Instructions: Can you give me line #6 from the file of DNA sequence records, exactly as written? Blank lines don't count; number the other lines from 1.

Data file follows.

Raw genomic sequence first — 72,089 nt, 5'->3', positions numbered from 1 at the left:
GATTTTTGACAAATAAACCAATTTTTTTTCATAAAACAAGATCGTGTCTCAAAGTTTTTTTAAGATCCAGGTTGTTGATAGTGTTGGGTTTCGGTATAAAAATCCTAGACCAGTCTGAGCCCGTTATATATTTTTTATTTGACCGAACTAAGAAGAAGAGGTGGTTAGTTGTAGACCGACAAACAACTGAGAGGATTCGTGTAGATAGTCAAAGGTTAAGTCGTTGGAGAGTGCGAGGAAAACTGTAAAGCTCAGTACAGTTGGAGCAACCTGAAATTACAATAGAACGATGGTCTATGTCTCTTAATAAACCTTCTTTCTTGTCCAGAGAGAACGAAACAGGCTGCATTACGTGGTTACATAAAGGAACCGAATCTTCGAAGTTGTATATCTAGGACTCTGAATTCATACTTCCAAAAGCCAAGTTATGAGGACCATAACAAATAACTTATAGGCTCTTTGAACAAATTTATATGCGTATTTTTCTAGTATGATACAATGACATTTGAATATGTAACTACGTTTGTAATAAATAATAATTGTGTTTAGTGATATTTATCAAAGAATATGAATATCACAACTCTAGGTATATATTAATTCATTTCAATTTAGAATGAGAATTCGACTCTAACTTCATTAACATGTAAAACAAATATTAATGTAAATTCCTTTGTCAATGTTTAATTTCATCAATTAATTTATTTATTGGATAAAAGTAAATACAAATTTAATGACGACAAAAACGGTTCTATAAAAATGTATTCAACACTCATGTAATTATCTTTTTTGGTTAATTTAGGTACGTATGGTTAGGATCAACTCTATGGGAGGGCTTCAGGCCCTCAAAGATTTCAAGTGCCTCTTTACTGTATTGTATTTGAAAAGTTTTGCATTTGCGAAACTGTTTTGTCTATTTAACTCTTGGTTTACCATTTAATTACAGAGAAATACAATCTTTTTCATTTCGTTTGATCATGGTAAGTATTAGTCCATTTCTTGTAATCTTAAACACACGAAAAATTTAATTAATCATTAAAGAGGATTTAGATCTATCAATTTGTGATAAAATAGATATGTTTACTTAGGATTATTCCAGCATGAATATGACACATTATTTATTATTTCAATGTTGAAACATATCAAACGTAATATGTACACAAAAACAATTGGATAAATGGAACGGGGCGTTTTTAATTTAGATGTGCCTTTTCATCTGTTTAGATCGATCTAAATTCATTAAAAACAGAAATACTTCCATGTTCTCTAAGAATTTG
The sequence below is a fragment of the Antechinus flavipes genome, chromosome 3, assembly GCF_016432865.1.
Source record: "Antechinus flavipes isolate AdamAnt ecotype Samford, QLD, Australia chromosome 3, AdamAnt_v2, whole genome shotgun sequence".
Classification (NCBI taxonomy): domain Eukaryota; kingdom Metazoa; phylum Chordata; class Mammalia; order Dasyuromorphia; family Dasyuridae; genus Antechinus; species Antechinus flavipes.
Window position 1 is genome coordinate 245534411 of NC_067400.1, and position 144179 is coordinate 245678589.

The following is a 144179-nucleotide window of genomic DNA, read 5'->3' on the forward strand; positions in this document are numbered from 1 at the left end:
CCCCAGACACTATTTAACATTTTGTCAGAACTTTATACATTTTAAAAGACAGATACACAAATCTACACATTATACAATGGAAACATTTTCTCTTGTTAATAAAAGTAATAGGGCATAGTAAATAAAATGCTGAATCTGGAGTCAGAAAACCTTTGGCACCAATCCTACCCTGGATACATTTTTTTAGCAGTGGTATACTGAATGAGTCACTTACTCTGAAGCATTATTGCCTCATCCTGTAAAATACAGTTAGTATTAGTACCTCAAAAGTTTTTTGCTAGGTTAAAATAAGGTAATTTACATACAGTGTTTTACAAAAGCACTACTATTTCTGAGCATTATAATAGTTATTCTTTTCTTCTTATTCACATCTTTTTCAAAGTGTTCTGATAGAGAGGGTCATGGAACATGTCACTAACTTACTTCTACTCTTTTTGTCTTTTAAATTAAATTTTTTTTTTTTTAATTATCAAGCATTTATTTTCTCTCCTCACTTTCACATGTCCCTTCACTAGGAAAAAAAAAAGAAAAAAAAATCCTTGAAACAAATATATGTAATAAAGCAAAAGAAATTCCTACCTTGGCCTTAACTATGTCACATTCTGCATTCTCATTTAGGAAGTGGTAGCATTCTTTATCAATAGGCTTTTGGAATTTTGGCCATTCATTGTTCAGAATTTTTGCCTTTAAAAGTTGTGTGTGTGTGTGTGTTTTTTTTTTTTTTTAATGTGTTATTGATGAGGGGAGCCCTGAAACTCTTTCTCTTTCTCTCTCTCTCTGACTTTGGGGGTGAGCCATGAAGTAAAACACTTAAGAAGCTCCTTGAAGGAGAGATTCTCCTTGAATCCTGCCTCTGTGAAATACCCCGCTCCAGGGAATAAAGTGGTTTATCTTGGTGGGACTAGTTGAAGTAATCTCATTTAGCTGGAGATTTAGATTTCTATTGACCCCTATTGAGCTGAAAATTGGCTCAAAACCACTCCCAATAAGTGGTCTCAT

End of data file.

Window position 1 is genome coordinate 245534411 of NC_067400.1, and position 144179 is coordinate 245678589.